Well, that didn’t take very long at all. Only a few weeks into 2014 and I’ve already seen a strong contender for my Worst of the Year list. Ride Along is a listless, uninspired, and laugh free buddy comedy that had me almost looking at my watch more often than the screen. Mediocre at its best and painfully unfunny at its worst, this film wastes the potential of Ice Cube and Kevin Hart as a comedic team while trolling in every single cop movie cliche that director Tim Story and scribes Greg Coolidge, Phil Hay, Matt Manfredi, and Jason Mantzoukas can come up with. The flick screams “this once upon a time was a concept aimed at different actors and we just kept mixing and matching until we had to start shooting”, and lo and behold, original Dwayne Johnson and Ryan Reynolds were supposed to star. I’m not sure if Johnson and Reynolds would have fared any better than Cube and Hart did, but I’m not sure they could have done worse. Most of the fault lies at the feet of Story and his screenwriting team, but the cast doesn’t help themselves out one bit either. Ride Along never becomes unwatchable, but it never comes anywhere close to being a decent movie either. It’s just a very poor action-comedy to start off the new year with.
The plot is basically just a spin on the mismatched guys solving a crime sub-genre of cop comedies. Ben (Hart) is a video game obsessed High School security guard about to be accepted into the Police Academy in Atlanta. He hopes that becoming a real cop will impress the brother of his girlfriend Angela (Tika Sumpter). James (Cube) is a Detective in the Atlanta Police Department and he can’t stand Ben. In an attempt to scare him off for good once Ben asks James for his blessing to ask Angela to marry him, James invites Ben on a ride along to show him what the job is like. He’s prepared a bunch of staged incidents to get rid of Ben, and all seems to be going according to plan, until a real investigation that he’s been doing comes into play at the same time. Before long, Ben is along for a real ride with James as a murderous drug dealer, crooked cops, and other standard issue tropes of this kind of film come into play. Of course, at no time does anything original happen, so we’re reduced to countless scenes of Ben trying to apply video game logic to police work while James glares at him with disdain. Go figure, he and I had something in common…
There’s nothing really to speak of in terms of the acting here, as no one in the cast is given much to do by the director and writers. Kevin Hart is appealing in the right role, but he grated on me here, playing a buffoon who never really transforms into a character worth caring about. Hart flails around a lot and talks about video games, and that’s about it. At the same time, he does have more personality than Ice Cube is allowed to have here, as he almost exclusively has to walk around angrily and growl at people. He’s been good in the past, but he’s absolutely wasted here. They also have no chemistry together at all, which is inexcusable in a movie of this nature. The same sense of being wasted goes for the rest of the cast, which includes John Leguizamo, Laurence Fishburne, Bruce McGill, and the aforementioned Tika Sumpter, among others. It’s as if they realized that this wasn’t a fully thought out idea midway through production and just tried to make the process as painless on themselves as possible. If that’s the case, I can’t say that I blame them on bit.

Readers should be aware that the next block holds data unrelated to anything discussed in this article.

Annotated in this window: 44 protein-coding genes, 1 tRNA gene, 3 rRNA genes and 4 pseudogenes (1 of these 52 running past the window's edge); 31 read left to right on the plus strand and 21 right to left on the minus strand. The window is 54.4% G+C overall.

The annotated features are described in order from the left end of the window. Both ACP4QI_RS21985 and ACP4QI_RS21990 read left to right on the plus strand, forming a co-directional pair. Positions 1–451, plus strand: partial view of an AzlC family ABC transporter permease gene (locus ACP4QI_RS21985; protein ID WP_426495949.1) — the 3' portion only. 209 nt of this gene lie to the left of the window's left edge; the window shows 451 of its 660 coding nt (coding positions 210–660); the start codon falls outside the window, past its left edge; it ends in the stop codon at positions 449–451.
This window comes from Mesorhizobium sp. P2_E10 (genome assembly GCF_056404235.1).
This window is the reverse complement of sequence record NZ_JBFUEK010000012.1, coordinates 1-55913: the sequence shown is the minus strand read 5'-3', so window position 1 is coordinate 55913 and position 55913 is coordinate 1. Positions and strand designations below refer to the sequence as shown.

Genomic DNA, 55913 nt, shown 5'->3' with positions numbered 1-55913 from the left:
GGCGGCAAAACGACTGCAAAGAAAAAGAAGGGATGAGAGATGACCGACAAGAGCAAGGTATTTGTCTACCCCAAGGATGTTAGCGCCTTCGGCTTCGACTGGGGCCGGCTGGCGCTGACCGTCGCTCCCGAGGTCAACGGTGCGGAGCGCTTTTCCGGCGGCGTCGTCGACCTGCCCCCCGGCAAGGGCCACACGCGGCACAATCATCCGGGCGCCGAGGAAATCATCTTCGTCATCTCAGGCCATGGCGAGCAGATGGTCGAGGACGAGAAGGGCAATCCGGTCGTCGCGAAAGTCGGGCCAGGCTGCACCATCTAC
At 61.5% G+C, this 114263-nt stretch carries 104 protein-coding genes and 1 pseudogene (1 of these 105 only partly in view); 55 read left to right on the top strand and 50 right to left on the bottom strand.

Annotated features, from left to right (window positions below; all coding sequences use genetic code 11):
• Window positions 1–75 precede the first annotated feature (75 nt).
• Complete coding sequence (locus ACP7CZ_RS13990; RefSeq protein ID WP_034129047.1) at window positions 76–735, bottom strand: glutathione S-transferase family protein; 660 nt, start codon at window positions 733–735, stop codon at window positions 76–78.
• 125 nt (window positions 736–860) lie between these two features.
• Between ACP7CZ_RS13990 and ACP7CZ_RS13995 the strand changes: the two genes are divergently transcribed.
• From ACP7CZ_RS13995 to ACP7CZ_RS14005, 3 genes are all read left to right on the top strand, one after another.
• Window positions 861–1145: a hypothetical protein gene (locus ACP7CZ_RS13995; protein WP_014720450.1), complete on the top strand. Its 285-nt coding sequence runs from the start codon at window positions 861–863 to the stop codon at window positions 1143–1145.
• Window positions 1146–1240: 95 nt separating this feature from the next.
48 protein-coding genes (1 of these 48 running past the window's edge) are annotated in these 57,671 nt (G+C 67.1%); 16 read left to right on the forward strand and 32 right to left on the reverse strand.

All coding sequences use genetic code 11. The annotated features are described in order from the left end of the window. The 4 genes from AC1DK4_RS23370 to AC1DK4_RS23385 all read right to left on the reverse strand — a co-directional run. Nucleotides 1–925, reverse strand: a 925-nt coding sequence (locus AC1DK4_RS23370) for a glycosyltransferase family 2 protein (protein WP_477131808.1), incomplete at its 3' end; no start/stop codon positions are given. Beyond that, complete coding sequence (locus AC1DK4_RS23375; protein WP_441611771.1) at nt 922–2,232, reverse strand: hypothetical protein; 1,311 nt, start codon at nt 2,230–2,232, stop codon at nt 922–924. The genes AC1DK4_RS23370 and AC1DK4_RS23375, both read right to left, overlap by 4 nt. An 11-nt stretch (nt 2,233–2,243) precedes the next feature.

I’ll admit to actually being interested in this flick at one point because I’ve grown to like a podcast that Mantzoukas is on (How Did This Get Made? is the one, and honestly, I hope they use this movie in a future episode), but when I realized that Tim Story was directing, my interest was tempered. Story’s directorial history is a mix of mediocrity and disappointment, so it’s no surprise that we get more of the same here. Granted, Story is armed with a crap screenplay from Coolidge, Hay, Manfredi, and Mantzoukas, but the script is only one problem. Story never makes the film look interesting at all or gives the actors any noticeable direction. Everyone just drifts along aimlessly. At an hour and 40 minutes long, the film is also about 20 minutes too lengthy as well, which only increased my dislike of it.
In the end, Ride Along is exactly what you expect a January release to be. It’s a crummy movie released solely to get it out of the way and hopefully to make some money as well. I think it’ll ultimately make a few bucks, but boy does it not deserve to. With all of the Oscar contenders out for public consumption, you really have no excuse not to pass this one up. Ride Along is 100% a must miss.
–Thoughts? Discuss in the comments!